Airlines are boosting flights on popular sectors and increasing routes for the summer peak season despite the global economic slump. Last year, 42.7 million air travelers took international flights in Korea, while 21 million used domestic routes, marking a record high. And this year the number is expected to increase even further.
◆ New Routes
Korean Air started direct flights to Nairobi, Kenya last week, the first Northeast Asian carrier to do so. It plans to offer three flights a week -- Tuesdays, Thursdays and Saturdays -- aboard the 226-seater A330.
The airline expects the number of passengers to increase since Nairobi is the gateway to east Africa and the resource-rich continent.
Korean Air will also start offering four weekly flights to Rangoon, Burma in September. At present, it takes more than 10 hours to fly from Korea to Burma since passengers must transfer through Bangkok, but the direct flights will cut the time to six.
Asiana Airlines plans to boost the number of flights to the U.S. as it is seeing growing demand due to a visa waiver program for Korean tourists. It will offer daily flights from Incheon to Honolulu and Seattle, increasing from the current two and five flights a week.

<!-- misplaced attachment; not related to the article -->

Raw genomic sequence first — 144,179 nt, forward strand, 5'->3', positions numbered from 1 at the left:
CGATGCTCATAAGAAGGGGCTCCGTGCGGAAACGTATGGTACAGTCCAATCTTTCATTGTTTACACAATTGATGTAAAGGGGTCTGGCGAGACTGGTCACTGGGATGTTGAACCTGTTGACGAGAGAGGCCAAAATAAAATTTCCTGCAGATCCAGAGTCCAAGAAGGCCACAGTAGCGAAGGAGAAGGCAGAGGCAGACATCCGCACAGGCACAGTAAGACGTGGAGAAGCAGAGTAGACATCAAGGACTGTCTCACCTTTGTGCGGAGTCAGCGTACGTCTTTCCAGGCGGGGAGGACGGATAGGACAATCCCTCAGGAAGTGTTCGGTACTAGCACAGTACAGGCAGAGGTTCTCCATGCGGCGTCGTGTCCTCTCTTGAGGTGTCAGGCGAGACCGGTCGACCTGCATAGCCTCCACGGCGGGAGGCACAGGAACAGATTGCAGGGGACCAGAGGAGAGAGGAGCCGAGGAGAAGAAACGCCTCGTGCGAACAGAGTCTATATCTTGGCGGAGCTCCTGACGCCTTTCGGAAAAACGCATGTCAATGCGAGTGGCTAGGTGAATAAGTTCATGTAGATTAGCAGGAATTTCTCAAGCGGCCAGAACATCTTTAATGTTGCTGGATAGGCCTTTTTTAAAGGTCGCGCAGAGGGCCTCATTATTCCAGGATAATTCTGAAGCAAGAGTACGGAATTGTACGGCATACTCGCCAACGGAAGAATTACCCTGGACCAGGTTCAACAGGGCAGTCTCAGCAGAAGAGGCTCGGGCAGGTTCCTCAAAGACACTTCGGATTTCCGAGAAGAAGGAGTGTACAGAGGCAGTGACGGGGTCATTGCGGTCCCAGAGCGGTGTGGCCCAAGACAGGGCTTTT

Asiana has also boosted its flights to popular vacation spots with the start of the peak season. It recently launched a service from Busan to Saipan and boosted the number of weekly flights to Hong Kong, Bangkok and Singapore to 24, 13 and 10.
◆ Budget Carriers
Budget carriers are even more actively expanding their services. Jeju Air started operating flights from Incheon to Ho Chi Minh City, Vietnam in April and recently from Incheon to Chengdu, China. It secured flights to eight cities in China, Japan, Thailand and Vietnam, as well as 13 international routes.
"It's essential for budget carriers to expand international flights to cut costs through economies of scale," a Jeju Air staffer said.
Air Busan plans to offer two flights a week from Busan to Macao and is considering charter flights connecting the southern port city to popular Chinese destinations Xian, Huangshan and Zhangjiajie. Jin Air launched flights from Jeju to Taipei in June of last year and will offer flights from Incheon to Yantai, China next month.
Other regional airlines are also aggressive in expanding their services. Dragon Air, an affiliate of Hong Kong's Cathay Pacific, as well as Taiwan's TransAsia Airways and Japan's Peach Airlines started flights linking Jeju Island with Hong Kong and Kaoshiung and Incheon with Osaka. Air Asia Japan, a joint venture between Japan's ANA and Air Asia, and another joint venture between Japan Air Lines and Australia's Qantas, Jestar Japan, are preparing to offer flights to Korea later this year.